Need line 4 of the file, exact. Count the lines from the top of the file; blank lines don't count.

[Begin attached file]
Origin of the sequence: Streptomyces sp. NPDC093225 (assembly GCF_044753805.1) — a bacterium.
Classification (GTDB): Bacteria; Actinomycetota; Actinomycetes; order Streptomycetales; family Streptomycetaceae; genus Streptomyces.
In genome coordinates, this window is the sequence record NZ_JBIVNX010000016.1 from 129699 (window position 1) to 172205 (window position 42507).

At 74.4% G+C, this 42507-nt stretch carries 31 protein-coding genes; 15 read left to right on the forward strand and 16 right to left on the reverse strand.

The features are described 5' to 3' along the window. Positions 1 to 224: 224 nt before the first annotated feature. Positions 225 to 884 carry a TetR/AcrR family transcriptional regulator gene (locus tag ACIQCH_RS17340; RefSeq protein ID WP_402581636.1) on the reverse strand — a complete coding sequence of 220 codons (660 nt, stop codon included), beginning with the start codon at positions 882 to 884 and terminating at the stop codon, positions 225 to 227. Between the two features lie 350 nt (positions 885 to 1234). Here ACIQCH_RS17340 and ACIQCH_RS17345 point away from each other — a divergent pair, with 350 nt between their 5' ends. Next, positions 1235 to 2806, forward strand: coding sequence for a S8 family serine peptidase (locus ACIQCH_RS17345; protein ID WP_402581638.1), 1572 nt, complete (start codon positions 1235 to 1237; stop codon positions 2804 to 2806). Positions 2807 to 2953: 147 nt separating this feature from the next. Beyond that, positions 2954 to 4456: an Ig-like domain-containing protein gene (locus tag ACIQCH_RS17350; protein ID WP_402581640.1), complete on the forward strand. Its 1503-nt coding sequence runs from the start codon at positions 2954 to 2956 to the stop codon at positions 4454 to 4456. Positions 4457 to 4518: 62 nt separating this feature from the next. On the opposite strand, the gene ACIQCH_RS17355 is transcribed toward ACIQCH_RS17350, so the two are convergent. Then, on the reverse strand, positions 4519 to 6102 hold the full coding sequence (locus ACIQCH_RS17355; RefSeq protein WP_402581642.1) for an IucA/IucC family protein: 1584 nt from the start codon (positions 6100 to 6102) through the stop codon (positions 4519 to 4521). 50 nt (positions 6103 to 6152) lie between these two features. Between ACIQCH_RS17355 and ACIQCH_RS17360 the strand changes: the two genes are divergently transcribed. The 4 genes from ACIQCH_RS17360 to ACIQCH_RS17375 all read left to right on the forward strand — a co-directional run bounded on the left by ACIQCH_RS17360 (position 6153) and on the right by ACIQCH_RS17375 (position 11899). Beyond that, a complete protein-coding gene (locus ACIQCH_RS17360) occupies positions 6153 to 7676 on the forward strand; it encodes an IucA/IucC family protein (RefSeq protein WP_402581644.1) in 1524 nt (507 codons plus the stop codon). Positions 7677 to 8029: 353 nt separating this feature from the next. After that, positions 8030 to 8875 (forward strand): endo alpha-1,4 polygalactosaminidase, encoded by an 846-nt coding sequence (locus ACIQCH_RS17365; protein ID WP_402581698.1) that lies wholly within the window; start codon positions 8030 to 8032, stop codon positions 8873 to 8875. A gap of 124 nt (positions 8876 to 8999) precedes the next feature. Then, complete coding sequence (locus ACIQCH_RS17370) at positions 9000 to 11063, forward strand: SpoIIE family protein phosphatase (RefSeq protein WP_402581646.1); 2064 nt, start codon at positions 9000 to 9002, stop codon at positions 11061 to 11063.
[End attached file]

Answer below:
At 74.4% G+C, this 42507-nt stretch carries 31 protein-coding genes; 15 read left to right on the forward strand and 16 right to left on the reverse strand.